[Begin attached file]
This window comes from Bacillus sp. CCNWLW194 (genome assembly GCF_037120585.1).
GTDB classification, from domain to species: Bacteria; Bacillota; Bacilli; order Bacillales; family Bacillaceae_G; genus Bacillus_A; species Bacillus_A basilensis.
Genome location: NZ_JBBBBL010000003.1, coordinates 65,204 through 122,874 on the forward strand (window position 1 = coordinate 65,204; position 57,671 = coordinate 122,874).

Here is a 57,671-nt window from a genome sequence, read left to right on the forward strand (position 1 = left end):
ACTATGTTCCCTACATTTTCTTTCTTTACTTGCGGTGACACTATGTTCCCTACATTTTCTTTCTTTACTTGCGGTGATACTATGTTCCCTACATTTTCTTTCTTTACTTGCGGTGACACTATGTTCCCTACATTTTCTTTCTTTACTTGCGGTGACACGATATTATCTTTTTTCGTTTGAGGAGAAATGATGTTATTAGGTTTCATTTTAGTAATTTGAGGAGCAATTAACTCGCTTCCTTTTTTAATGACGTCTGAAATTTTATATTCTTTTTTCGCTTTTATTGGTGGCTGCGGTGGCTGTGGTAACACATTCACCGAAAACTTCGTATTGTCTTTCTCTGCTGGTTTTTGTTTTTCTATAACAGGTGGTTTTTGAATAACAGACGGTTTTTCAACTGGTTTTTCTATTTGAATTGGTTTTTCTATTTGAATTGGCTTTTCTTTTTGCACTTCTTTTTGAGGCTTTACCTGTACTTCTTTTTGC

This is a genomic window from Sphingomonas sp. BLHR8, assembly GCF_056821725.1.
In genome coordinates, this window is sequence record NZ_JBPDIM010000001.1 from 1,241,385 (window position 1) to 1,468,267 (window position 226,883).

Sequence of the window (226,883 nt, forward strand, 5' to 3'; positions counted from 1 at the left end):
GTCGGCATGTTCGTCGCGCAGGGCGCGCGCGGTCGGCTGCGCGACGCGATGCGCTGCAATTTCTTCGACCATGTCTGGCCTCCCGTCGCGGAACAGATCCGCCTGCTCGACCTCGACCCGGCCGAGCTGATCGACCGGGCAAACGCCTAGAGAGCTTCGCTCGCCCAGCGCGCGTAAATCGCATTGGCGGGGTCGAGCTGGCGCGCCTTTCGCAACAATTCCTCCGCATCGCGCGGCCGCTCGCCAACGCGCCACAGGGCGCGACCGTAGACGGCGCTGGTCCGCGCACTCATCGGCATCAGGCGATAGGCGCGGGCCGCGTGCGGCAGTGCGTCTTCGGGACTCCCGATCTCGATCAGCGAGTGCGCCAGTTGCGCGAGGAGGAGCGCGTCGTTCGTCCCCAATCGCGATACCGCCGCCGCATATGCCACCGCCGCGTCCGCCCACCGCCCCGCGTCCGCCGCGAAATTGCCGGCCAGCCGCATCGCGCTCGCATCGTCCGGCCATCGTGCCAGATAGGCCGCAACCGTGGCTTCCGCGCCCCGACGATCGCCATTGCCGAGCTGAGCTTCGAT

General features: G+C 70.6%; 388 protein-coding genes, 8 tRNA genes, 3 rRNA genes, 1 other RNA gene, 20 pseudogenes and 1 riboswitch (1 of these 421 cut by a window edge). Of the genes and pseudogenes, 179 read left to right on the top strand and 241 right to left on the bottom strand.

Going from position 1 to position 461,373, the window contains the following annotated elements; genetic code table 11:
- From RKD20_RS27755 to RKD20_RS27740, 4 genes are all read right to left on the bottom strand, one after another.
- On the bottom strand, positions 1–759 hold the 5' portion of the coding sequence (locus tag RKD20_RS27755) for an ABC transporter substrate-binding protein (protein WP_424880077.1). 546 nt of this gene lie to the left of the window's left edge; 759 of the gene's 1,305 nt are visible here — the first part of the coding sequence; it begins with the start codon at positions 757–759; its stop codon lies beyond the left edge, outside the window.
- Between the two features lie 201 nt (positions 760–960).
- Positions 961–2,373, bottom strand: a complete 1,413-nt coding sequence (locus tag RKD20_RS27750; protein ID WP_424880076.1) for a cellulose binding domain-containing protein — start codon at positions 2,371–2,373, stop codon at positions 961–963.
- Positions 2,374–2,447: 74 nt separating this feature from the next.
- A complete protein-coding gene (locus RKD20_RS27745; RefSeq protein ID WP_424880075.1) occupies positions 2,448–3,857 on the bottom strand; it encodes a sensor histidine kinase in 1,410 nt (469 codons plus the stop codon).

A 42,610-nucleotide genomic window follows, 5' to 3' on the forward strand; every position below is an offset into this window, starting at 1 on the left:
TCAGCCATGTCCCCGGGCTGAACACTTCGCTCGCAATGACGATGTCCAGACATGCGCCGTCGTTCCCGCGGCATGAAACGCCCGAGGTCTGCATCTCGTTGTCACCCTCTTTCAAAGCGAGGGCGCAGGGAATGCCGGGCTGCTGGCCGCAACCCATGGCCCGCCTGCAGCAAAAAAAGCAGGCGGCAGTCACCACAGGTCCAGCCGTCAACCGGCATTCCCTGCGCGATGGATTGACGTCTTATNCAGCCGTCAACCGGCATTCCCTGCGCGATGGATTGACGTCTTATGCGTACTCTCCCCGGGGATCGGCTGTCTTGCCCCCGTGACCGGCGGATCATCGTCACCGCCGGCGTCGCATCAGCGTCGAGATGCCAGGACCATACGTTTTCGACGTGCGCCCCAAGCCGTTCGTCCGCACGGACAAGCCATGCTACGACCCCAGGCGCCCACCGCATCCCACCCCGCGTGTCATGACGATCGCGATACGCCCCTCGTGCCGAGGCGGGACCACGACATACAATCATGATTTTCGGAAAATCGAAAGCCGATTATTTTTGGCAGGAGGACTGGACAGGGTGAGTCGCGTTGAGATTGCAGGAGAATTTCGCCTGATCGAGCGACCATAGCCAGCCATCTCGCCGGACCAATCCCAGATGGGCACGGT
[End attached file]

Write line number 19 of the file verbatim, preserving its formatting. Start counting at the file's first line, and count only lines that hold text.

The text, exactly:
TCAGCCATGTCCCCGGGCTGAACACTTCGCTCGCAATGACGATGTCCAGACATGCGCCGTCGTTCCCGCGGCATGAAACGCCCGAGGTCTGCATCTCGTTGTCACCCTCTTTCAAAGCGAGGGCGCAGGGAATGCCGGGCTGCTGGCCGCAACCCATGGCCCGCCTGCAGCAAAAAAAGCAGGCGGCAGTCACCACAGGTCCAGCCGTCAACCGGCATTCCCTGCGCGATGGATTGACGTCTTATNCAGCCGTCAACCGGCATTCCCTGCGCGATGGATTGACGTCTTATGCGTACTCTCCCCGGGGATCGGCTGTCTTGCCCCCGTGACCGGCGGATCATCGTCACCGCCGGCGTCGCATCAGCGTCGAGATGCCAGGACCATACGTTTTCGACGTGCGCCCCAAGCCGTTCGTCCGCACGGACAAGCCATGCTACGACCCCAGGCGCCCACCGCATCCCACCCCGCGTGTCATGACGATCGCGATACGCCCCTCGTGCCGAGGCGGGACCACGACATACAATCATGATTTTCGGAAAATCGAAAGCCGATTATTTTTGGCAGGAGGACTGGACAGGGTGAGTCGCGTTGAGATTGCAGGAGAATTTCGCCTGATCGAGCGACCATAGCCAGCCATCTCGCCGGACCAATCCCAGATGGGCACGGT